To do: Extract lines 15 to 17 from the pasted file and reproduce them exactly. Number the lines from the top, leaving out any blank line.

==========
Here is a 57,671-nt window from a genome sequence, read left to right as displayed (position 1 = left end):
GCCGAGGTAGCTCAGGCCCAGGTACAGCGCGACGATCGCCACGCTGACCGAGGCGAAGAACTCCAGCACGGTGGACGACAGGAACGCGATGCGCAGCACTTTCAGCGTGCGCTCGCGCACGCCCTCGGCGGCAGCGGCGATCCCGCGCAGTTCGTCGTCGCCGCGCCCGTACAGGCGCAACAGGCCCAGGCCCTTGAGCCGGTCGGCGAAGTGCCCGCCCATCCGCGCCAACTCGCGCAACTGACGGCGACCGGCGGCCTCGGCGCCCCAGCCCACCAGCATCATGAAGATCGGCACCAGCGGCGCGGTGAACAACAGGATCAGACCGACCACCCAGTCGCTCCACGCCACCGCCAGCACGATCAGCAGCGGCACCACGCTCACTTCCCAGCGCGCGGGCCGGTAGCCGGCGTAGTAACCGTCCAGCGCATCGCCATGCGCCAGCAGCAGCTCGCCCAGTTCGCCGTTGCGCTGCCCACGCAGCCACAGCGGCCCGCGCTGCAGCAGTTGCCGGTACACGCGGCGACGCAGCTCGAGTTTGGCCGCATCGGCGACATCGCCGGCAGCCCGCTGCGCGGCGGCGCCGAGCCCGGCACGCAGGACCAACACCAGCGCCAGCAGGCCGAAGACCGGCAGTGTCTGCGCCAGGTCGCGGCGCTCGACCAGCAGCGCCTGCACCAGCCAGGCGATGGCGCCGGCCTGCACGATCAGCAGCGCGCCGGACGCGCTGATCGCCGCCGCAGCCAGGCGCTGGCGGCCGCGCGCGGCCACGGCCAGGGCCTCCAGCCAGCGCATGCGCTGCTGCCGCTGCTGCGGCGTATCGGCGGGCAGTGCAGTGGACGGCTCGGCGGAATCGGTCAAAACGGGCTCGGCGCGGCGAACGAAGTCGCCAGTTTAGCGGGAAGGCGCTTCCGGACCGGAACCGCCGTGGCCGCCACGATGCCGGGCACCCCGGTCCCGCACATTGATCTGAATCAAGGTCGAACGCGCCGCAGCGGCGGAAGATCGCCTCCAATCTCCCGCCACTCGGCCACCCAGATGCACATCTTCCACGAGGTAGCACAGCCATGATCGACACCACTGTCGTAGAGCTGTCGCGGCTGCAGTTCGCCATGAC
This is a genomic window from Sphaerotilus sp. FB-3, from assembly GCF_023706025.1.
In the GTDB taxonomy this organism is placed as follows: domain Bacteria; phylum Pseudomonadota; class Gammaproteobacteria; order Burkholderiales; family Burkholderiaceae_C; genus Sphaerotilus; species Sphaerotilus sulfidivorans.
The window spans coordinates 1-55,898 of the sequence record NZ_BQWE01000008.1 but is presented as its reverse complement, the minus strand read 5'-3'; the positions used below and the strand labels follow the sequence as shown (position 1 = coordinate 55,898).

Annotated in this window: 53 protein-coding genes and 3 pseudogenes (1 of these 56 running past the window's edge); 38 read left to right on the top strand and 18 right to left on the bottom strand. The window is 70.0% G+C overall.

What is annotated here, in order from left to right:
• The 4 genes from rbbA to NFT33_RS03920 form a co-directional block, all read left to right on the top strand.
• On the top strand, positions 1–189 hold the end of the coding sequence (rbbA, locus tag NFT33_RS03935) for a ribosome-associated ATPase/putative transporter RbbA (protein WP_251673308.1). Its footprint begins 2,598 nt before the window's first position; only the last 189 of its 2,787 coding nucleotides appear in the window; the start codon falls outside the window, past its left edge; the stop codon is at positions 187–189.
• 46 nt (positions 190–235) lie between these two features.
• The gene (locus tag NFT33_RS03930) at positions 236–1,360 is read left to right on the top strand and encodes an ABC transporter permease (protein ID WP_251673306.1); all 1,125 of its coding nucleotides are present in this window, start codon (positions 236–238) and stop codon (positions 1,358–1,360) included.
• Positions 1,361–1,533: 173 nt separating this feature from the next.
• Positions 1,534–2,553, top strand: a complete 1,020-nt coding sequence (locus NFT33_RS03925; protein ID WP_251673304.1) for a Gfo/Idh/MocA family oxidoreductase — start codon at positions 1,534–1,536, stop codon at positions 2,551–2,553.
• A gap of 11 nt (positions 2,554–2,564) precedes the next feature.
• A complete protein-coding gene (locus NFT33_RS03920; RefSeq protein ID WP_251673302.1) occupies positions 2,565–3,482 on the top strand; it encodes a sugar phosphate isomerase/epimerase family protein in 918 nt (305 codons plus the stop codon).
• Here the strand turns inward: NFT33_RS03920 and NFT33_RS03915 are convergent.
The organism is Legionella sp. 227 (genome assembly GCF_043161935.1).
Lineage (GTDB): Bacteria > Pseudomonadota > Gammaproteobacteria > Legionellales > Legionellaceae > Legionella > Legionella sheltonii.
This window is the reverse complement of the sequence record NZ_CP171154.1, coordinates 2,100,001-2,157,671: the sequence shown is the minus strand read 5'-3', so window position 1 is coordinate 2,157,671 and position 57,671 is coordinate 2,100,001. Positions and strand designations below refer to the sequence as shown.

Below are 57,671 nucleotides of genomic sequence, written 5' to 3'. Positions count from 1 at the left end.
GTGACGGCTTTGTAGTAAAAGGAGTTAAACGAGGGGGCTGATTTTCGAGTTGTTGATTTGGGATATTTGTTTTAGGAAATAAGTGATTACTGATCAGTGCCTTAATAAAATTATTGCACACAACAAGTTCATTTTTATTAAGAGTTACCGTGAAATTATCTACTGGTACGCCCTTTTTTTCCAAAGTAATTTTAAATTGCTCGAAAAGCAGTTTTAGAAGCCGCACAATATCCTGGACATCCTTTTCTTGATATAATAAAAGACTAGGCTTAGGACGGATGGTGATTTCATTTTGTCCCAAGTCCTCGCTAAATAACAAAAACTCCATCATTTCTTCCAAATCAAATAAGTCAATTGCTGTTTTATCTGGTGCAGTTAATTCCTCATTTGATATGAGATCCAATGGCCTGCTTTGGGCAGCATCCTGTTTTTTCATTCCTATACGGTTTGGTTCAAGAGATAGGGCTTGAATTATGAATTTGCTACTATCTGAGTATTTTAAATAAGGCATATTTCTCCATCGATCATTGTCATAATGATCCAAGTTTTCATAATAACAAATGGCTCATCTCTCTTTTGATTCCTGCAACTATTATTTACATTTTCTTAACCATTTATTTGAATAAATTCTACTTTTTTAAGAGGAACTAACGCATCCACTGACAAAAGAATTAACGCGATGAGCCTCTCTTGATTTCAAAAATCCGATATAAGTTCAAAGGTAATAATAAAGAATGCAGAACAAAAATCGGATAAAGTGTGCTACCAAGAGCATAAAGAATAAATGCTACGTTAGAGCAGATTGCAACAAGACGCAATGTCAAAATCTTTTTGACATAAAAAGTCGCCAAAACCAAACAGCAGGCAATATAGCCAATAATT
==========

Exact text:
• A complete protein-coding gene (locus NFT33_RS03920; RefSeq protein ID WP_251673302.1) occupies positions 2,565–3,482 on the top strand; it encodes a sugar phosphate isomerase/epimerase family protein in 918 nt (305 codons plus the stop codon).
• Here the strand turns inward: NFT33_RS03920 and NFT33_RS03915 are convergent.
The organism is Legionella sp. 227 (genome assembly GCF_043161935.1).